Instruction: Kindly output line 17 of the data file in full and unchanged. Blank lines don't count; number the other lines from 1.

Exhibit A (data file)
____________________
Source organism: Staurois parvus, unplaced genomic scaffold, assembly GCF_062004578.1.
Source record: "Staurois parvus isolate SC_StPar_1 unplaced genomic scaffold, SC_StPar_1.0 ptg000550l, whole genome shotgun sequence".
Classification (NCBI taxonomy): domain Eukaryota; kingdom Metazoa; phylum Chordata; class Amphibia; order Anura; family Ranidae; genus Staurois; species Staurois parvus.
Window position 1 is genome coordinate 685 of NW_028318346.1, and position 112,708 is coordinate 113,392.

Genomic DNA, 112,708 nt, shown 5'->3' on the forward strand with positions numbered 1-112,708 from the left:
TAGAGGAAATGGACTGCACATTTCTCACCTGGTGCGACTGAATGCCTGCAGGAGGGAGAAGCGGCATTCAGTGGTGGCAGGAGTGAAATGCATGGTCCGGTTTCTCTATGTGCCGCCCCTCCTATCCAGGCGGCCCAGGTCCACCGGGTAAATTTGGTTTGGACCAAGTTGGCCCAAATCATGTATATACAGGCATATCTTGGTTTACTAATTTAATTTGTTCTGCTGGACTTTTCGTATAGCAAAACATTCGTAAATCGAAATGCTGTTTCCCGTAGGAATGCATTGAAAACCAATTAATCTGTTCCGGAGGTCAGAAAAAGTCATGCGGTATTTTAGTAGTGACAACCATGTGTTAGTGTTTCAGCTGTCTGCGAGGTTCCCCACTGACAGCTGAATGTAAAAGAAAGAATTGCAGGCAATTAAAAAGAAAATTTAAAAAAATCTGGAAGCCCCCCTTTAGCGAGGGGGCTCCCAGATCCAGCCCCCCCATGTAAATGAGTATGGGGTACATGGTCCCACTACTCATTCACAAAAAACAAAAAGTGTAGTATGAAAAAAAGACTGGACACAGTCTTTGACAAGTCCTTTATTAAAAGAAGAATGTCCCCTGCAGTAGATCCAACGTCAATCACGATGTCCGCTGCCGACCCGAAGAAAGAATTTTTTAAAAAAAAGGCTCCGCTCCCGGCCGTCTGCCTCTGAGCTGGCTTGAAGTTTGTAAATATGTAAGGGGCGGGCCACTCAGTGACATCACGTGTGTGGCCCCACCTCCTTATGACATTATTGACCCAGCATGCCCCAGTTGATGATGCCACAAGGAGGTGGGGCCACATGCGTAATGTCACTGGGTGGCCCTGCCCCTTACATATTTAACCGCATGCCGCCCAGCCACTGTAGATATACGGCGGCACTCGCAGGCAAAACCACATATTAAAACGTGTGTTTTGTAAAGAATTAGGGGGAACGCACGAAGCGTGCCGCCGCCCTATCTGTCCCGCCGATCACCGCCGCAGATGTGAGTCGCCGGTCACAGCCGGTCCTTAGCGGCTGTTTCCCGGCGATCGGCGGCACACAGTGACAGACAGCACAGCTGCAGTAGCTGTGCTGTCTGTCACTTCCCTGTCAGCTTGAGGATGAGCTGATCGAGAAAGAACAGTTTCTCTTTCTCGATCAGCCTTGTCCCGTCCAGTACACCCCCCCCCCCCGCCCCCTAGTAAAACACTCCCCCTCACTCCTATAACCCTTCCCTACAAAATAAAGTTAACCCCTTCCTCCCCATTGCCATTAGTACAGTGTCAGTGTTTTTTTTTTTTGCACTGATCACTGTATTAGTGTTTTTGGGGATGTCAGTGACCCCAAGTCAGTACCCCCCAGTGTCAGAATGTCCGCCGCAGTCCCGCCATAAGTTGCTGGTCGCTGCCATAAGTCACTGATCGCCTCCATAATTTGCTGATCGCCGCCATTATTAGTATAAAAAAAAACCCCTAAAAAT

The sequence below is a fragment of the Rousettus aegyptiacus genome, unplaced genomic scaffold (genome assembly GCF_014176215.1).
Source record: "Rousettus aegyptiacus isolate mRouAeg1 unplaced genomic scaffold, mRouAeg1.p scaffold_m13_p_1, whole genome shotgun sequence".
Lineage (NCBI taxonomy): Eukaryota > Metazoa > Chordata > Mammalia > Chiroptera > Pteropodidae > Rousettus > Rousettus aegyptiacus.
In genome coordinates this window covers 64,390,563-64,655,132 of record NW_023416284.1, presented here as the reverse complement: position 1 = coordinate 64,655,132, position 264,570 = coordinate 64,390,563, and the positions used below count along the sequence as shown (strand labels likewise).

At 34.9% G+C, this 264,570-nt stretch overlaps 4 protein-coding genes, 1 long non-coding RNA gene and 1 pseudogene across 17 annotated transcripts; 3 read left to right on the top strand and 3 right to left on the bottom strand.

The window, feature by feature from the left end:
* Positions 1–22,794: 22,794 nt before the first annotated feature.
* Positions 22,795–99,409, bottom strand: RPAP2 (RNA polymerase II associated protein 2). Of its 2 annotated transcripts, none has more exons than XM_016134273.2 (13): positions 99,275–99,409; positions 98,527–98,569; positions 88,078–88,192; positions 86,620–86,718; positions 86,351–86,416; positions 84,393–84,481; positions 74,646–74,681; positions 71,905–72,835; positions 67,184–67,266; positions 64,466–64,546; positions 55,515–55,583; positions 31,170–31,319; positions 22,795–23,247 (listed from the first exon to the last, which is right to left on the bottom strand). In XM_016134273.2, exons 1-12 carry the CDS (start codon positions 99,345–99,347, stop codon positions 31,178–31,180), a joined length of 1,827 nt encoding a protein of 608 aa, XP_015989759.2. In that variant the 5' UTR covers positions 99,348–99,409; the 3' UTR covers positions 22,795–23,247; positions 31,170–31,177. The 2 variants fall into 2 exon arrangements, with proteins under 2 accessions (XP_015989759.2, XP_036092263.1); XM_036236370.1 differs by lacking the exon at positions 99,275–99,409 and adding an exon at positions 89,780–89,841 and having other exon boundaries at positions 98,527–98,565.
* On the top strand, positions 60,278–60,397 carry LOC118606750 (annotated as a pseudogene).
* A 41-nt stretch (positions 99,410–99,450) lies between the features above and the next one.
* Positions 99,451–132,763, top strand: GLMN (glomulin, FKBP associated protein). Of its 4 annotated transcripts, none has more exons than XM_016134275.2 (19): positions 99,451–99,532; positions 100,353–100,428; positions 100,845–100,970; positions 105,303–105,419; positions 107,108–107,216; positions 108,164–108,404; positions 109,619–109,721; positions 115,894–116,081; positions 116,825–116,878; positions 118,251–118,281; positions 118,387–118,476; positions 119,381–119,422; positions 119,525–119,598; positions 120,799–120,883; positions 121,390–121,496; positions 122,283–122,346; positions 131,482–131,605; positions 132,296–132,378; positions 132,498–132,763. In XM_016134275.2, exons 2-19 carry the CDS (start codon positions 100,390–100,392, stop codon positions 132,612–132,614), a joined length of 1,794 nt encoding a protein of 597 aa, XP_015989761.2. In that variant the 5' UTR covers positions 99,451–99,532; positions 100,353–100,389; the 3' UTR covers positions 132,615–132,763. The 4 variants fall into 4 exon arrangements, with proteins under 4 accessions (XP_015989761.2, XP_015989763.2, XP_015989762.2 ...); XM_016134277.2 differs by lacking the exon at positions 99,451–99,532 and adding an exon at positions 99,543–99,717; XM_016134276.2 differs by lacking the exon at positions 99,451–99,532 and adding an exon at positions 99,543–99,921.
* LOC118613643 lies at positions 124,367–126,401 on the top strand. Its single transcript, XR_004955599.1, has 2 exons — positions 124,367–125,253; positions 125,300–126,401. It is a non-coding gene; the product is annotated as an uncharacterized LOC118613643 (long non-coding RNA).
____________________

* Positions 99,451–132,763, top strand: GLMN (glomulin, FKBP associated protein). Of its 4 annotated transcripts, none has more exons than XM_016134275.2 (19): positions 99,451–99,532; positions 100,353–100,428; positions 100,845–100,970; positions 105,303–105,419; positions 107,108–107,216; positions 108,164–108,404; positions 109,619–109,721; positions 115,894–116,081; positions 116,825–116,878; positions 118,251–118,281; positions 118,387–118,476; positions 119,381–119,422; positions 119,525–119,598; positions 120,799–120,883; positions 121,390–121,496; positions 122,283–122,346; positions 131,482–131,605; positions 132,296–132,378; positions 132,498–132,763. In XM_016134275.2, exons 2-19 carry the CDS (start codon positions 100,390–100,392, stop codon positions 132,612–132,614), a joined length of 1,794 nt encoding a protein of 597 aa, XP_015989761.2. In that variant the 5' UTR covers positions 99,451–99,532; positions 100,353–100,389; the 3' UTR covers positions 132,615–132,763. The 4 variants fall into 4 exon arrangements, with proteins under 4 accessions (XP_015989761.2, XP_015989763.2, XP_015989762.2 ...); XM_016134277.2 differs by lacking the exon at positions 99,451–99,532 and adding an exon at positions 99,543–99,717; XM_016134276.2 differs by lacking the exon at positions 99,451–99,532 and adding an exon at positions 99,543–99,921.